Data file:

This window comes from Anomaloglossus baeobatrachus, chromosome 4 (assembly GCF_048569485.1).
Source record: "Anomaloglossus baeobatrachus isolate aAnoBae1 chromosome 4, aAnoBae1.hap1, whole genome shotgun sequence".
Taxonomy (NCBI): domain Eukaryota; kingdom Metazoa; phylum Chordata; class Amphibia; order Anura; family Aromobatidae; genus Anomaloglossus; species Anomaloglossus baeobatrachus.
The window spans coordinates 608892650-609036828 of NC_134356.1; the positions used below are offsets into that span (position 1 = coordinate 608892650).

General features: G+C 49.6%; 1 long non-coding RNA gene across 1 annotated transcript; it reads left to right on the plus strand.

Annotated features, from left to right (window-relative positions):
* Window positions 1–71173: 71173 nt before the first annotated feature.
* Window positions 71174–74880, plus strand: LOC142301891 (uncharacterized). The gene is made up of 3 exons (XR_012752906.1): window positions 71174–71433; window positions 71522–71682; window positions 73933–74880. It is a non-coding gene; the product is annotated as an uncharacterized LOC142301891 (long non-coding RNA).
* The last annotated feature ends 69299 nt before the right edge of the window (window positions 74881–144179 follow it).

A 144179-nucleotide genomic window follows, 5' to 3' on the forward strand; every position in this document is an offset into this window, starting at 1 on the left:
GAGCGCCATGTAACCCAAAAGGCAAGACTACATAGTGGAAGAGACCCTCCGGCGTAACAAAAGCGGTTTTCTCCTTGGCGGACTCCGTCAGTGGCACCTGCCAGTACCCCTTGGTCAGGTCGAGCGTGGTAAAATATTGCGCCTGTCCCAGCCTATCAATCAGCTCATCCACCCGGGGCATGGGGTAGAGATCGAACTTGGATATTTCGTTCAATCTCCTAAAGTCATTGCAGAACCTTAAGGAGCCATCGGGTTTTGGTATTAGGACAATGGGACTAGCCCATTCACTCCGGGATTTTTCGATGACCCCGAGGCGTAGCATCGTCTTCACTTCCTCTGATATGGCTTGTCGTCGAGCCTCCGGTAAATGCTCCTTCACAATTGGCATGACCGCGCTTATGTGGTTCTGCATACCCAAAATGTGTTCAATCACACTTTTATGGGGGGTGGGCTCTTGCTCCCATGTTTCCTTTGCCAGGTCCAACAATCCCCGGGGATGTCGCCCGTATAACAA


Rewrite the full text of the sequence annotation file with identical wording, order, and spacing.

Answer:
This window comes from Anomaloglossus baeobatrachus, chromosome 4 (assembly GCF_048569485.1).
Source record: "Anomaloglossus baeobatrachus isolate aAnoBae1 chromosome 4, aAnoBae1.hap1, whole genome shotgun sequence".
Taxonomy (NCBI): domain Eukaryota; kingdom Metazoa; phylum Chordata; class Amphibia; order Anura; family Aromobatidae; genus Anomaloglossus; species Anomaloglossus baeobatrachus.
The window spans coordinates 608892650-609036828 of NC_134356.1; the positions used below are offsets into that span (position 1 = coordinate 608892650).

General features: G+C 49.6%; 1 long non-coding RNA gene across 1 annotated transcript; it reads left to right on the plus strand.

Annotated features, from left to right (window-relative positions):
* Window positions 1–71173: 71173 nt before the first annotated feature.
* Window positions 71174–74880, plus strand: LOC142301891 (uncharacterized). The gene is made up of 3 exons (XR_012752906.1): window positions 71174–71433; window positions 71522–71682; window positions 73933–74880. It is a non-coding gene; the product is annotated as an uncharacterized LOC142301891 (long non-coding RNA).
* The last annotated feature ends 69299 nt before the right edge of the window (window positions 74881–144179 follow it).

A 144179-nucleotide genomic window follows, 5' to 3' on the forward strand; every position in this document is an offset into this window, starting at 1 on the left:
GAGCGCCATGTAACCCAAAAGGCAAGACTACATAGTGGAAGAGACCCTCCGGCGTAACAAAAGCGGTTTTCTCCTTGGCGGACTCCGTCAGTGGCACCTGCCAGTACCCCTTGGTCAGGTCGAGCGTGGTAAAATATTGCGCCTGTCCCAGCCTATCAATCAGCTCATCCACCCGGGGCATGGGGTAGAGATCGAACTTGGATATTTCGTTCAATCTCCTAAAGTCATTGCAGAACCTTAAGGAGCCATCGGGTTTTGGTATTAGGACAATGGGACTAGCCCATTCACTCCGGGATTTTTCGATGACCCCGAGGCGTAGCATCGTCTTCACTTCCTCTGATATGGCTTGTCGTCGAGCCTCCGGTAAATGCTCCTTCACAATTGGCATGACCGCGCTTATGTGGTTCTGCATACCCAAAATGTGTTCAATCACACTTTTATGGGGGGTGGGCTCTTGCTCCCATGTTTCCTTTGCCAGGTCCAACAATCCCCGGGGATGTCGCCCGTATAACAA